Check out our Monthly Survey Page to see what our users are running.
Anyone know how to copy a folder, keeping the creation date of the original?
Page: 1/2»
  Go to:
I want to copy a folder with my Lutris games, and I want to keep all the timestamps (creation date and modification date) and ownership of the Folder, subfolders, symlinks and files.
damarrin 28 May
rsync? Or compress it, that should preserve dates and times.

Last edited by damarrin on 28 May 2021 at 7:08 pm UTC
tuubi 28 May
Good old `cp -a` (or --archive) should do the trick. Check the man page for more info.
Quoting: tuubiGood old `cp -a` (or --archive) should do the trick. Check the man page for more info.
That command keep the modification date, but not the creation date..

I need the copy to be a perfect clon.
tuubi 28 May
Quoting: Comandante Ñoñardo
Quoting: tuubiGood old `cp -a` (or --archive) should do the trick. Check the man page for more info.
That command keep the modification date, but not the creation date..

I need the copy to be a perfect clon.
Sorry, I don't know a way around that beyond cloning the whole file system. Archiving, rsyncing or whatever won't help you there. The file system updates the ctime whenever an inode is changed in any way, and as far as I know the Linux kernel doesn't have a mechanism for overriding this behaviour.

I don't think Lutris cares about ctimes though, so I guess you have some other reason to worry about it.
Lachu 29 May
Use cp -p

From manual page:
-p implicts --preserve=mode,ownership,timestamps

It's my translation to English, so sorry it was wrong. I have localized manuals.
Lachu 29 May
Of course,

--preserve=timestamps should also do the trick.
Lachu 29 May
Also
cp -pP

It will copy symbolic links content instead location it points to. The -P do the trick.

From manual
-P, --no-dereference
never travel through symbolic links in source
tuubi 29 May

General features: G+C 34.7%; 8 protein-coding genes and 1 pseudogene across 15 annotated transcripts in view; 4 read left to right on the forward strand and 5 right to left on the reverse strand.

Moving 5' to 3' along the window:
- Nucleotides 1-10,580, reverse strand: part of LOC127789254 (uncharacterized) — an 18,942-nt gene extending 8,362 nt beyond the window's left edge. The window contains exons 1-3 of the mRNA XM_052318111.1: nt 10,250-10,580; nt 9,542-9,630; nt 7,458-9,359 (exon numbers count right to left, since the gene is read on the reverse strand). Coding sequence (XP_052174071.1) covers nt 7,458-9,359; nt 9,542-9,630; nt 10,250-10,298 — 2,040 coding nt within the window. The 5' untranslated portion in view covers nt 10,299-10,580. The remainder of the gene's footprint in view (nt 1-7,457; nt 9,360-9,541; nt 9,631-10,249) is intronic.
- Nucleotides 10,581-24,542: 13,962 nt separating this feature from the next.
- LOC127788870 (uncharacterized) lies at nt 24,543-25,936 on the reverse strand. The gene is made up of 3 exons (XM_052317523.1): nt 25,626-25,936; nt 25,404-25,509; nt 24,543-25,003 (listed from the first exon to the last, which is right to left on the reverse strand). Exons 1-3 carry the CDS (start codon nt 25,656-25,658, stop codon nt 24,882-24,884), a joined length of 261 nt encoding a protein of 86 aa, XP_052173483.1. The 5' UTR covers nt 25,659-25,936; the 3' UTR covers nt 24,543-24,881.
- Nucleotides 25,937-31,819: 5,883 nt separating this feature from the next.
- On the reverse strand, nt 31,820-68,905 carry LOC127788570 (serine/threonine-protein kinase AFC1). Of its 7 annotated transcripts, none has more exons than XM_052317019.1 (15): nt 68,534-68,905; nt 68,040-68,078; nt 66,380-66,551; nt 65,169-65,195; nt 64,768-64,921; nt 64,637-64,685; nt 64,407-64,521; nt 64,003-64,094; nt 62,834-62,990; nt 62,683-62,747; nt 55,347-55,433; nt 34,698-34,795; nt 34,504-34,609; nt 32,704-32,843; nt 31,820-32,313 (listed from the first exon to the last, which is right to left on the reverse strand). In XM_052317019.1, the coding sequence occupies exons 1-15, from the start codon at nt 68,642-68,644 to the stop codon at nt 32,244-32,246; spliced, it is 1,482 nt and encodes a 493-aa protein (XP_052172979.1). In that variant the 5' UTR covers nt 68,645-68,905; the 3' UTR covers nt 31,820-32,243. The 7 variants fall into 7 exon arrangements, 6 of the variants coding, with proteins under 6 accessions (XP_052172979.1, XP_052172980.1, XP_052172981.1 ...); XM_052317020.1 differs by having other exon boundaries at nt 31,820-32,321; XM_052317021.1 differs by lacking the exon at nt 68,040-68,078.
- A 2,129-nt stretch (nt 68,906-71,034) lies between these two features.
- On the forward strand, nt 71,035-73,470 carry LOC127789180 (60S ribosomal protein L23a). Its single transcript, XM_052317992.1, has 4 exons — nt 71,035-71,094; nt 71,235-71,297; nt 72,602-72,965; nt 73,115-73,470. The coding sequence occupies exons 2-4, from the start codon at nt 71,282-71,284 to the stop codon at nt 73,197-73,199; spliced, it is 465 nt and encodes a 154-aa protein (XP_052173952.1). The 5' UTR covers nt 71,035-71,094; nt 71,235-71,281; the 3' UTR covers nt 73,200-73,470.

I suggested `cp -a` earlier, and it already implies --preserve=all. But there's no way to make cp preserve the ctime timestamp.
Quoting: tuubiI suggested `cp -a` earlier, and it already implies --preserve=all. But there's no way to make cp preserve the ctime timestamp.

And If I play with the system time before making the copy?

What is more fast? The use of cp or Rsync?
denyasis 30 May
I think, for this case, rsync and cp would be about the same. Rsync's advantages are that it can compress over a network and that it can "update", skipping unchanged files that already exist in the destination directory.

Unless your doing one of those things, I find them to be about the same in terms of speed.

Quoting: Comandante ÑoñardoAnd If I play with the system time before making the copy?

That's a clever idea! Although, wouldn't you have to alter the system time for every file just before you copy it to ensure every file has the same time as the old? I wonder if that's is scriptable in bash?

I can't remember what is called exsctly, but I think you might want to consider disabling the NTP deamon/service thing so the system doesn't automatically "fix" and resync to the correct time in the middle of you work. Or take the computer in question off the internet. Prolly easier to disconnect.
While you're here, please consider supporting GamingOnLinux on:

Patreon, Liberapay or PayPal Donation.

This ensures all of our main content remains totally free for everyone with no article paywalls. We also don't have tons of adverts, there's also no tracking and we respect your privacy. Just good, fresh content. Without your continued support, we simply could not continue!

You can find even more ways to support us on this dedicated page any time. If you already are, thank you!
Login / Register

Or login with...
Sign in with Steam Sign in with Twitter Sign in with Google
Social logins require cookies to stay logged in.

Livestreams & Videos
Community Livestreams
Latest Forum Posts